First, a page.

This was certainly a lively debate. But I was left with the feeling I almost always feel after any conversation between theology and science, theology and philosophy, or religious believers and atheists. We’re just not talking about the same thing. God is not a scientific object. This is a basic insight which most (certainly not all) theologically and philosophically informed atheists appreciate, but is missing from the popular mind completely. Very likely, even hopefully, there are dimensions of God’s life which science can talk meaningfully about: the idea, for example, that as well as order, logic and pattern, ‘metaphysical absurdities’ might also be signs of God’s infinite presence at every point in the ever-expanding physical universe. But science will never give us the whole of God: no more than literature, or poetry, or drama, or history. Our systems of knowledge, of which science is only one (though a fabulous, wonderful one), are part of an organic, mutually-interdependent whole, which together give us glimpses into the life (and purpose) of our universe. None of them are more ‘true’ than others: they are only more true to the kind of life they are attempting to describe. It is nonsense to ask if science is more ‘true’ than poetry. True to what? Science tells us about scientific objects; poetry tells us about beauty, memory, wordplay, imagery, atmosphere, value…You might ask me to tell you about my husband: I can give you a love poem I wrote about him; I can also give you a scientific statement of his physical properties. If you held the pieces of paper out, one in each hand, and asked me ‘But which is the truth about him?’ I’d probably look puzzled, and then say ‘both.’ It is not the case that one is more ‘true’ than the other: they simply tell you different things about him. They are different ways of speaking about the same reality (in this case, my husband). They are equally valid.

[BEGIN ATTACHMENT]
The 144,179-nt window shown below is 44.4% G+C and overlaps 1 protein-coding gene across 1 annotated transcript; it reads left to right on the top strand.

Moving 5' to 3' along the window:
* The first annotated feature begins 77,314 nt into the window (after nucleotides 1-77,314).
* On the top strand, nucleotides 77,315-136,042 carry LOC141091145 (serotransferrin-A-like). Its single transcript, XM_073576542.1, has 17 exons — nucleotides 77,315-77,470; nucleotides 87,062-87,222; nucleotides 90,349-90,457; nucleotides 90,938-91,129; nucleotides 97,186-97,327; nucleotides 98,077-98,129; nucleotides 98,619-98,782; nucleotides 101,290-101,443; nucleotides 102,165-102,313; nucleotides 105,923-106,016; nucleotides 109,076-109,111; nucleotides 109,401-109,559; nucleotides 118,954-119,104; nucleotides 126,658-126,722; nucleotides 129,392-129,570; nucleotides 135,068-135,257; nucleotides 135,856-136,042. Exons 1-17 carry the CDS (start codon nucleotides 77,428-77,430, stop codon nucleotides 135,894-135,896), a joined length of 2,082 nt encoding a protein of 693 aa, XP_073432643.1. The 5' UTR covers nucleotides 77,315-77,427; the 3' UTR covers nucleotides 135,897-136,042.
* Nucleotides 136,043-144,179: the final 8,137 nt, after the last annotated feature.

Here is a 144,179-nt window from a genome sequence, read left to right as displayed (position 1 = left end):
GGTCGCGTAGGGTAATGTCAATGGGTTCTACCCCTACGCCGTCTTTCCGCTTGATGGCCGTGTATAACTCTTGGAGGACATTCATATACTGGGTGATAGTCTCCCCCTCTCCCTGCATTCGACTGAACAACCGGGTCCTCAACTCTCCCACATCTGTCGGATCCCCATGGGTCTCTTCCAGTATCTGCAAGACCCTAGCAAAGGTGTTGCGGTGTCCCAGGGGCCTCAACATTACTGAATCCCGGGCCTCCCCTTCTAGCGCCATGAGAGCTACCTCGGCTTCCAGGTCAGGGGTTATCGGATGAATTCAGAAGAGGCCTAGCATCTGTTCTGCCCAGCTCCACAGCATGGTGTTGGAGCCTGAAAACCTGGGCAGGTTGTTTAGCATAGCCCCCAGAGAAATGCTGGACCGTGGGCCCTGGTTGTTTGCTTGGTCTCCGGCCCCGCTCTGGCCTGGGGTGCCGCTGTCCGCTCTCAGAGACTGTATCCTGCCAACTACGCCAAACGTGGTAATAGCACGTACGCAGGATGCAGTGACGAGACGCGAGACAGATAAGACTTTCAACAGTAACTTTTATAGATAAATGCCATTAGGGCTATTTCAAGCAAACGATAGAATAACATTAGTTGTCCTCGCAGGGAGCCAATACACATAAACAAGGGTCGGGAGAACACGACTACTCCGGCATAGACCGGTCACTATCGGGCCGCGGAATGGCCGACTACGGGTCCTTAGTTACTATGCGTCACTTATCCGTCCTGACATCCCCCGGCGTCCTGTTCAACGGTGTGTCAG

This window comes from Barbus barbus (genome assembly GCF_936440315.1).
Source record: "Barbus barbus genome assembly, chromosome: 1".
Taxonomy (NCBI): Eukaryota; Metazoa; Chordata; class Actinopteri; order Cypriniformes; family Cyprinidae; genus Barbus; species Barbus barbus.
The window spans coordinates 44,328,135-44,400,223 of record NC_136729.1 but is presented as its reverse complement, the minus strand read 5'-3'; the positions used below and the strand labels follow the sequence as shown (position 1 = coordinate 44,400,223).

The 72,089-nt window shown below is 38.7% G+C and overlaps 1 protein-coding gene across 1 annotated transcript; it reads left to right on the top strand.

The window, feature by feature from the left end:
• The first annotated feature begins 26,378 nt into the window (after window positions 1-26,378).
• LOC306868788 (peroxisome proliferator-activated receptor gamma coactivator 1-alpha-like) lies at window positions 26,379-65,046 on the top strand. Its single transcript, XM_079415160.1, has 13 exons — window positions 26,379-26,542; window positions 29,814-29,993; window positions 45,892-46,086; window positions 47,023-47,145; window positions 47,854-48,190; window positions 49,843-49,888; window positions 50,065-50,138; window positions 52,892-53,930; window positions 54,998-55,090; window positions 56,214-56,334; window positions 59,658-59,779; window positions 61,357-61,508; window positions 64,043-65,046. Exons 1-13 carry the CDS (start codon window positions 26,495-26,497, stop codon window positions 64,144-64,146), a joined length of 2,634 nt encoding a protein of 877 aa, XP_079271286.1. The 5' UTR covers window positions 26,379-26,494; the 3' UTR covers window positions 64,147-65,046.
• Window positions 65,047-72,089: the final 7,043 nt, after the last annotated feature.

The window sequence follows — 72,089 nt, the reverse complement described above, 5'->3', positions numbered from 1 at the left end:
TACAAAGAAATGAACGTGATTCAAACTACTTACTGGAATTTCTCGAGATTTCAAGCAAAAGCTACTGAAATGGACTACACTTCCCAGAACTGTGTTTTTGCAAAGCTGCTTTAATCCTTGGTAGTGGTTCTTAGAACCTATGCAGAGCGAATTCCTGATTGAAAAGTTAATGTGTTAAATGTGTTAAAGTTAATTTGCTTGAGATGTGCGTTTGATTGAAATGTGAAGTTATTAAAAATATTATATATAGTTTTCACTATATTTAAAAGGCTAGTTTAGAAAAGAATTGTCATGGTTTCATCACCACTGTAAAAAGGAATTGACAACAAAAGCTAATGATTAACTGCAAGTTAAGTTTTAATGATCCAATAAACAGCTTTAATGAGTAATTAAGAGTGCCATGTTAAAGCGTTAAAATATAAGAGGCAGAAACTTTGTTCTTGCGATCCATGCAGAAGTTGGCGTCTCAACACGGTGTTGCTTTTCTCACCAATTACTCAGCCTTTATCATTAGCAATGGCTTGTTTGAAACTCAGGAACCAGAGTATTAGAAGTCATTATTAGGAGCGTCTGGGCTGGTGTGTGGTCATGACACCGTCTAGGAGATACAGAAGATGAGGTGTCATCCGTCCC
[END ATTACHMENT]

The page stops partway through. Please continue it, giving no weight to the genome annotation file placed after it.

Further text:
When it comes to religion, we cannot have a debate with atheists or enquirers until the latter two are willing to be theologically informed (theologians already pay this compliment in the other direction), and until we are willing to talk not only about the properties of God which may be discernible and discoverable through scientific research, but also about the nature and status of religious experience, scripture, revelation, the philosophical status of religious belief, and other things which come together – and only together – make up an account of faith. And all this must take place against a background where the limits of truth and possibility are determined not only by science, but by religion as well: otherwise we’ve predetermined the limits of reality before we’ve even begun the journey. How can I know where the opposite shoreline is, before I’ve even set sail?
This is why I get nervous when apologists such as Craig adopt scientific language to attempt to ‘defeat’ atheism and to make ‘a case’ for God. No doubt this is why Dawkins fears to meet with Craig: here, in Craig, is someone willing to have a shot at meeting Dawkins’ simplistic scientific arguments on his own terms, and (unusual for Christian apologists) whose voice is as sturdy, persistent, and as capable of polemic as his opponent’s. In the end, though, Craig has to concede too much to the opposition, because the terms of his debate give the impression that God’s existence can be exhaustively demonstrated in these reductively scientific terms. This isn’t to say that belief in God is incompatible with scientific rationalism. But it may be the case that scientific rationalism won’t get you all the way to God.